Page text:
National Guard Members Removed From Inauguration Security Over Ties to Right-Wing Militias

At least 12 National Guardsmen were reportedly removed Tuesday from the protection force listed to secure President-elect Joe Biden's inauguration.

An Army official and a senior U.S. intelligence official told the Associated Press Tuesday morning that two guardsmen have ties to a right-wing militia group. The officials spoke to the AP under the condition of anonymity because of the Defense Department's media regulations.

Later Tuesday afternoon, the AP reported that 10 additional National Guardsmen were removed from the mission.

The officials did not name the militia group that the men belonged to but noted that they did not find any plots against the president-elect.

At a Tuesday afternoon news conference, General Daniel Hokanson, chief of the National Guard Bureau, said the two guardsmen were removed because of "inappropriate comments or texts that were put out there" on social media.

"Just out of an abundance of caution, we want to make sure that there are no issues at all," Hokanson said. The general added that the two men were in Washington, D.C., but have since been sent home.

The removals come as officials fear that some of the people assigned to protect Washington may pose a threat to Biden or other attendees at Wednesday's inauguration ceremony.

In an email to Newsweek, the National Guard Bureau referred questions about the removed guardsmen to the U.S. Secret Service.

The bureau said, "Due to operational security, we do not discuss the process nor the outcome of the vetting process for military members supporting the inauguration."

The bureau added that it is standard routine for the bureau and the FBI to vet the military troops supporting presidential events.

"While we have no intelligence indicating an insider threat, we are leaving no stone unturned in securing the capital," said Nahaku McFadden, media operations chief for the bureau. "This type of continuous vetting often takes place for significant security events—particularly when individuals are in proximity to the president."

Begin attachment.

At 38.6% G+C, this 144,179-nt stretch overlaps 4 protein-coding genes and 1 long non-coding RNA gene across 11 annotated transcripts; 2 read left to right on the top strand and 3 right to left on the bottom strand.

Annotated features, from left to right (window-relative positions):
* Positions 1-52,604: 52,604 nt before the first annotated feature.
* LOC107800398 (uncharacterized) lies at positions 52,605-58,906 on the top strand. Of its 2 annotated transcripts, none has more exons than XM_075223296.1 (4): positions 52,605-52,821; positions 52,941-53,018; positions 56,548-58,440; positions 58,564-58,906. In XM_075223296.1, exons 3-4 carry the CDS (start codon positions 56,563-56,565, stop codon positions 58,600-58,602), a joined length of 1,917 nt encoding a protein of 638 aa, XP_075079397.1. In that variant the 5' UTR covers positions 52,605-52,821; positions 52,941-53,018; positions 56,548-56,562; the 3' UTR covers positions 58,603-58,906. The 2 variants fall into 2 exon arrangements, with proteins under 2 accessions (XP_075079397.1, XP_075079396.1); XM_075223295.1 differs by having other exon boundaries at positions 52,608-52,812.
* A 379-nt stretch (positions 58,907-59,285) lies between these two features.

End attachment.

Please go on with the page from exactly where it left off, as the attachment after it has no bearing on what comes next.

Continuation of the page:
McFadden added that the National Guard is providing additional training to troops to detect potential insider threats.

Washington DC Prepares For Inauguration Of Joe
Members of the National Guard patrol the streets on January 19 in Washington, D.C. Photo by Spencer Platt/Getty Images/Getty

David Gomez, a former FBI national security supervisor, previously told the AP that the bureau's vetting process would involve running people's names through multiple databases and watch lists to see if they connect to any prior investigations or terrorism-related concerns.

Although McFadden noted that the procedure of vetting troops is standard, he said the number of troops in attendance was unique.

Amid concerns about another violent attack following the Capitol riot on January 6, nearly 25,000 members of the National Guard have come to Washington from across the U.S. ahead of Biden's swearing-in.

The number of guardsmen in attendance surpasses that at President Donald Trump's ceremony in 2017 and former President Barack Obama's in 2013 combined.

On Tuesday, a Secret Service spokesperson told Newsweek, "In order to maintain critical operational security surrounding the 59th presidential inauguration, the U.S. Secret Service and our law enforcement partners will not be commenting on the means and methods used to conduct the agency mission, inclusive of protective intelligence matters."

The graphic below, provided by Statista, illustrates how many troops are deployed to Washington, D.C. compared to Afghanistan, Iraq and Syria.

Washington D.C. Troops for Inauguration Day Statista
Statista

Update 1/20/21: This article was updated to include an inforgraphic.